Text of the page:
Contractors' Questions: Can I avoid IR35 by moving sector?

Contractor’s Question: Does IR35 potentially apply to a worker regardless of what sector they operate in? If I get bored of IT contracting, I may start up as a Physiotherapist and work through a limited company, which I’m doing now. But if I did, I’d likely be supplying just a single clinic so would IR35 be a risk? I don’t think VAT applies to Physios and I’m rather hoping that IR35 doesn’t either.

Expert’s Answer: Unfortunately, IR35 does not recognise boundaries between different occupations and working as a physiotherapist through a limited company will be subject to the same IR35 rules as for an IT worker.

In fact, health professionals in general have come under additional scrutiny by HM Revenue & Customs since around the start of 2013, as have all limited company contractors working in the National Health Service sectors, so there is a heightened risk of HMRC deciding to look at your limited company arrangement.

That is not to say that you cannot legitimately work as a physiotherapist, or other heath sector professional without being subject to the IR35 rules, but it means that you must still be able to demonstrate that you have the usual freedoms, flexibility and risks of a self-employed person in business on their own account.

To have any chance of your assignment falling outside of IR35 you should hold a fully accredited qualification before the assignment commences and, if your contract is obtained via an agency, you should be opted out of the Employment Business 2003 Conduct Regulations.

As a matter of interest, if you are not a qualified and registered health professional you would not be exempt from VAT unless your work was directly supervised within a hospital or other state regulated institution, in which case your assignment would most likely be subject to IR35 in any case.

Assuming you are, or become, suitably qualified, there are certain steps you can take to reduce the likelihood of IR35 applying including:

  • treating an agreed number of patients (even if only through one clinic)
  • charging a fixed fee per patient rather than by the hour (if possible)
  • ensuring that the contract has a defined end-date
  • ensuring that you are not directly supervised by a senior professional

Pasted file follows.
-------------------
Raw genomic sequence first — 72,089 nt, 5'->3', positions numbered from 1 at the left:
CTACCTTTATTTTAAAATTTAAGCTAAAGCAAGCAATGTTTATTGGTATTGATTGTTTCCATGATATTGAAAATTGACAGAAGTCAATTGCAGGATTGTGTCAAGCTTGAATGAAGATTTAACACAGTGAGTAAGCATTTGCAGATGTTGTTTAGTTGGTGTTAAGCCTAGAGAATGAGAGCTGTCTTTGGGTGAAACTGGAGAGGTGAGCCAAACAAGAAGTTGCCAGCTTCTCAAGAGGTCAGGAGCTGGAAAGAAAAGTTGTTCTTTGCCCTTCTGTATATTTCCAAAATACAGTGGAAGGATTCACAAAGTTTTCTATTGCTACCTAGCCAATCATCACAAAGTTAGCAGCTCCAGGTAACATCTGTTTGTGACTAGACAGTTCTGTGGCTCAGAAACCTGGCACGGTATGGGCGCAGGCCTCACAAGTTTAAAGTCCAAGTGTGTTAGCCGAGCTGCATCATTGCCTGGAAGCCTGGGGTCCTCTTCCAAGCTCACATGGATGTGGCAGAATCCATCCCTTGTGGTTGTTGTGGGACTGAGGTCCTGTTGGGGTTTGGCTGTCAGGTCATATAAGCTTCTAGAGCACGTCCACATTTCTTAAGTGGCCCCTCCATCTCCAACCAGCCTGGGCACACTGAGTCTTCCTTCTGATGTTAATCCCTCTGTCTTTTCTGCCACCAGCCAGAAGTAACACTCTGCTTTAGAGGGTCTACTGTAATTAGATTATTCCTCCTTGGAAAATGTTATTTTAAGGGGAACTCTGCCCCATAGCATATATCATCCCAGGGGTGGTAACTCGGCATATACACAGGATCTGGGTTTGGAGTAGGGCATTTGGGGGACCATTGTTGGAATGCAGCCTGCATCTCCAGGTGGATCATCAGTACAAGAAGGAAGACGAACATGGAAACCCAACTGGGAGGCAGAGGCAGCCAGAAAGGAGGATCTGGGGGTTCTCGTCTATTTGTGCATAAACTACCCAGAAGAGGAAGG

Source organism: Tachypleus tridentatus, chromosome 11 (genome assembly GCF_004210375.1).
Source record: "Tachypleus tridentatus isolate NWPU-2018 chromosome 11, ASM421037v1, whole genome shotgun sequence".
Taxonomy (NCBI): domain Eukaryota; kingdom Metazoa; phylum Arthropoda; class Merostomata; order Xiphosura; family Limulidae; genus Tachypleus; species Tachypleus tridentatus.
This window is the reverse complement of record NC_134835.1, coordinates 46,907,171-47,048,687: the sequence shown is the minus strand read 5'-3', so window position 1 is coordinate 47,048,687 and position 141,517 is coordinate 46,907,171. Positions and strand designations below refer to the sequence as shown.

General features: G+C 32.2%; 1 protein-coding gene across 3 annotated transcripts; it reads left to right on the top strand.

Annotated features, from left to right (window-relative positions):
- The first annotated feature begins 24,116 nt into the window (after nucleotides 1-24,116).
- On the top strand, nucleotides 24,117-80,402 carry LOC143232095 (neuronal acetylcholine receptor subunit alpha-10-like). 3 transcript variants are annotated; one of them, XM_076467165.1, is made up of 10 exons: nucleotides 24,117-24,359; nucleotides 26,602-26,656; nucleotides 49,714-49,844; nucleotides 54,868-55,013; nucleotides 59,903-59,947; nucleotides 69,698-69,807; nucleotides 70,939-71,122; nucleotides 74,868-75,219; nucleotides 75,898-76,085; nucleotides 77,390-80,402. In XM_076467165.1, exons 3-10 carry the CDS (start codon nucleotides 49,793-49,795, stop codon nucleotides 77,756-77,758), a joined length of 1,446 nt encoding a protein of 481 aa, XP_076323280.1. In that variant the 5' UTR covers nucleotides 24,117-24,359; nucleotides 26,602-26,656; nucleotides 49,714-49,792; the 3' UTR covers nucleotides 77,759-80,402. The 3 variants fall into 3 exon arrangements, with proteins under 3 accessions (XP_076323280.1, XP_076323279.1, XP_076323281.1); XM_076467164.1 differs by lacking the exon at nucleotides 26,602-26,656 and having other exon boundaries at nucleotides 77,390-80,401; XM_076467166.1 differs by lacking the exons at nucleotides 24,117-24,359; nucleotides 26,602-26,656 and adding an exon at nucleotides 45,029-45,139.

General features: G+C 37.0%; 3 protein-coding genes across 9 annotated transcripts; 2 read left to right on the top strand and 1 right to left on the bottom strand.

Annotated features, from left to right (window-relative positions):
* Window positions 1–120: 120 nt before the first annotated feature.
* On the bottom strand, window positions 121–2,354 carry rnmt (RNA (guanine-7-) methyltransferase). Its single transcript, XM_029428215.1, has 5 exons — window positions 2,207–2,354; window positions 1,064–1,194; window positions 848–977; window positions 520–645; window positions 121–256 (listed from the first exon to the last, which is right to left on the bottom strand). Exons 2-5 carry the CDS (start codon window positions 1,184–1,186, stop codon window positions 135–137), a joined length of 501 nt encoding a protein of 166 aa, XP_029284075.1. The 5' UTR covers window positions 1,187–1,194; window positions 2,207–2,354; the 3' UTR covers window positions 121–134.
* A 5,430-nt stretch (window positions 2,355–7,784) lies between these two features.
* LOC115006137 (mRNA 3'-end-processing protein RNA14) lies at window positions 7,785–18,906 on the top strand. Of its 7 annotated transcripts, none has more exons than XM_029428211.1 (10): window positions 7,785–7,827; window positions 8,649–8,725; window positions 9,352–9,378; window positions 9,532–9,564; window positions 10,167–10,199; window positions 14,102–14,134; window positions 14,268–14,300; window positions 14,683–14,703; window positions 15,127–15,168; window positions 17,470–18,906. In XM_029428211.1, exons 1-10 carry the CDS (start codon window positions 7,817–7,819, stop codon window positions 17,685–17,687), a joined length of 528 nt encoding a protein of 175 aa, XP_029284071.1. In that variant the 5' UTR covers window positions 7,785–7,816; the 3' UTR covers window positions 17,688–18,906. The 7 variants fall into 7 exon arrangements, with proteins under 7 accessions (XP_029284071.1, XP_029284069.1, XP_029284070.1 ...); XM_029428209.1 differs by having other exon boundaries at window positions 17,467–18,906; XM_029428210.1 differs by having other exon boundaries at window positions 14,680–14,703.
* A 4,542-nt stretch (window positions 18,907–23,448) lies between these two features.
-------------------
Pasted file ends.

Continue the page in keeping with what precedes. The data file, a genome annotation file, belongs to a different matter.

• undertaking and paying for your own further training, including CPD
  • having different working arrangements to an employed physiotherapist working in the clinic
  • taking steps to look for other clients once the existing contract ceases or build up an additional private client base
  • investing in the necessary equipment. Physiotherapy equipment can be expensive and wide-ranging and the more equipment you provide (as opposed to the clinic) the lower the risk of IR35 applying. In the event that the clinic provides all the equipment, it might be sensible to agree on a fee for you renting the equipment from them
  • ensuring you take out Professional Indemnity (PI) insurance

It is also worth remembering that the IR35 rules were strengthened recently to include specific reference to “office holders” which may include those taking on an interim engagement while the usual employed professional is on leave, so this type of assignment is also more likely to be regarded as falling within IR35.

To summarise:

  • Health care workers operating through a limited company arrangement come under the same IR35 rules as other workers
  • The same steps should be taken to improve the chances of an assignment being outside of IR35 (Including having a professional IR35 review)
  • Unqualified workers are much more likely to be regarded as within IR35
  • Acting as an interim health care worker for someone holding a specific role will increase the likelihood of IR35 applying.

The expert was employment status specialist John Hill, founder of IR35 advisory John Hill & Associates.

Friday 7th November 2014